Middle East Business News Review – 31 October

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Today’s top business and economy news from the Middle East and North Africa:

Dubai posts strong visitor numbers

Dubai has once again emerged as one of the most popular holiday destinations on the planet as new figures suggesting that tourists continued to flock to the emirate in September.

According to Dubai Airports statistics, passenger traffic rose by 12.8% during the month of September compared to the same period in 2011. The city’s year-to-date visitor numbers posted an impressive 42.5 million passengers landing at the airport.

Dubai attracts a large number of both business travellers and holidaymakers, thanks to several high-profile international conferences and exhibitions that are held in the city throughout the year.

Abu Dhabi’s port operator sees growth in 2012

Abu Dhabi Ports Company (ADPC) said on Wednesday it has seen a 16 percent increase in vessel movement at its ports during the first nine months of 2012.

The number rose from 19,434 between January and September last year to 22,477 in the same period in 2012.

The largest increase was for roll-on-roll-off (RORO) traffic, vehicles driven on and off ships either as trucks carrying goods or vehicles being imported for sale within the UAE. Traffic in this area increased by 41 percent over the last year, ADPC said in a statement.

Abu Dhabi’s ATIC sees profit in 2015, UAE plant on hold

Abu Dhabi’s Advanced Technology Investment Co (ATIC) expects to earn its first profit by 2015 as it scales up operations overseas, but plans to set up a chip manufacturing facility at home remain on hold, its chief executive said on Wednesday.

ATIC, owned by Abu Dhabi’s official investment fund Mubadala and founded in 2008, is part of the emirate’s drive to diversify its economy away from oil into technology sectors such as semiconductors.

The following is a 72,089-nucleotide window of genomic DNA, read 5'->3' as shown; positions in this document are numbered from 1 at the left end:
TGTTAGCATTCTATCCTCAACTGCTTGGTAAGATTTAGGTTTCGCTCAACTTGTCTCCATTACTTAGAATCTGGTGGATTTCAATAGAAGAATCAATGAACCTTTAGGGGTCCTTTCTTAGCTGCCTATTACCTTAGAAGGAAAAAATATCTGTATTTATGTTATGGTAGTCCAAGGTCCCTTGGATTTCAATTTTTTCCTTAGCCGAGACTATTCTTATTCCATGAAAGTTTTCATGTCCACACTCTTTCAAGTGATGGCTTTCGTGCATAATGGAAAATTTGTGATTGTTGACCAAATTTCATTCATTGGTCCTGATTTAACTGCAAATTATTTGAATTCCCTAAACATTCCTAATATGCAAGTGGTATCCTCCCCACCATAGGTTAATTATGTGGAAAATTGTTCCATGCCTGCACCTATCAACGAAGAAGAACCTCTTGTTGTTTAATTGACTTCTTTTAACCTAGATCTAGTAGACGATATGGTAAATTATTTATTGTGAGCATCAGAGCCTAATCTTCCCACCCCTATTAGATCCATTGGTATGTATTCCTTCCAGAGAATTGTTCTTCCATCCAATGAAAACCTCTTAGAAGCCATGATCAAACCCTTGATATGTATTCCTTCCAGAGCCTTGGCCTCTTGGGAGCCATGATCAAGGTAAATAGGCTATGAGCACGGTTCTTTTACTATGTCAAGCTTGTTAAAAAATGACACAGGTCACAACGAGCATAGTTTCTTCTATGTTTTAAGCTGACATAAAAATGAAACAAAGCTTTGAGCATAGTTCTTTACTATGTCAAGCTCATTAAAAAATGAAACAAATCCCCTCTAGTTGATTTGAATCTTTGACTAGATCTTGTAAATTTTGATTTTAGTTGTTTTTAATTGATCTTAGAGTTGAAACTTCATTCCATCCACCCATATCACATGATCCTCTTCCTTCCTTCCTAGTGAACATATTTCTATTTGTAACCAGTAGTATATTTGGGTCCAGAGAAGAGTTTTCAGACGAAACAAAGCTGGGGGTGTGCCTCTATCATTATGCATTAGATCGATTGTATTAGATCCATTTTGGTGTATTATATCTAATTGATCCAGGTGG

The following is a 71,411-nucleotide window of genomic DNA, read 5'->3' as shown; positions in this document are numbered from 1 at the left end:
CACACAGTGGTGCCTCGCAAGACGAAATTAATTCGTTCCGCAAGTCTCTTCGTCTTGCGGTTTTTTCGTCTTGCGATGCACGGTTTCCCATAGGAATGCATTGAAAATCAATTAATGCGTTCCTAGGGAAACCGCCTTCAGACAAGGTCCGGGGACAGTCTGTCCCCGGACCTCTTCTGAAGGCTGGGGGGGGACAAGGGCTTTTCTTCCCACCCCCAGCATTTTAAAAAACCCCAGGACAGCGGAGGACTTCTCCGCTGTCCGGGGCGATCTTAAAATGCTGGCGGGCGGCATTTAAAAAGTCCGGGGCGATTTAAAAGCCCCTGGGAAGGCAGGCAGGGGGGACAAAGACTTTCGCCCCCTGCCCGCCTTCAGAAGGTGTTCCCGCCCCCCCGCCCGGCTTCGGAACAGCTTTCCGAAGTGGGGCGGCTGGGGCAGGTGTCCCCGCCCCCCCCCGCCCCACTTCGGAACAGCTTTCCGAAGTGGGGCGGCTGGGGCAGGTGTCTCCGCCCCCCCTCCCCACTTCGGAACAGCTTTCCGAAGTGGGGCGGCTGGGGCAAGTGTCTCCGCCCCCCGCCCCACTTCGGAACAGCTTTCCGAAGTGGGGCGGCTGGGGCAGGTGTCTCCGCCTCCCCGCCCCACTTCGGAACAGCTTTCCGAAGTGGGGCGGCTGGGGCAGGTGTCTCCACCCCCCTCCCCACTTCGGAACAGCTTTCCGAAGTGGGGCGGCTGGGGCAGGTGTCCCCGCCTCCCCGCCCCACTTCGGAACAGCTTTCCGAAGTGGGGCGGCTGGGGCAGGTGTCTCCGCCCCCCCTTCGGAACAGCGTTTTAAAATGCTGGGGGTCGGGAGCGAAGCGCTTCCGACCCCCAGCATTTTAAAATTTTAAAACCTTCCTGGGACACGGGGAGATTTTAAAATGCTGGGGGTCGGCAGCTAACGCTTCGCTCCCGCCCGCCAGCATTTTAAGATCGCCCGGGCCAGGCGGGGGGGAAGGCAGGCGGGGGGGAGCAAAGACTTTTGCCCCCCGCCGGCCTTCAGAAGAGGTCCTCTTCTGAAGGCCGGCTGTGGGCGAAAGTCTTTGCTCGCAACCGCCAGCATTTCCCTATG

Saudi Arabia to build massive Islamic centre in Afghanistan

An Afghan minister announced on Tuesday Saudi Arabia will build a major Islamic centre in Afghanistan which will include a university and a mosque.

AFP quoted Dayi-Ul Haq Abed, the acting Hajj and religious affairs minister, as saying that the ”grand and unique” project, named after Saudi King Abdullah bin Abdulaziz, will cost up to $100 million, and will be located at the centre on a hilltop in central Kabul. Up to 5,000 students will live in the seminary accommodation.

Haj generates increased revenue for Makkah

The pilgrimage season is the backbone of the commercial and industrial sector in Makkah generating 70 percent of its total annual revenue.

Talal Mirza, chairman of the Chamber of Commerce and Industry in Makkah, said the pilgrimage season contributes to increased financial activity in the holy city, in the areas of real estate, industry, trade, and the hospitality industry.

Mirza said this season is particularly important to the inhabitants of Makkah who rely heavily on it, even though there has been a remarkable increase in sales in recent Umrah holidays.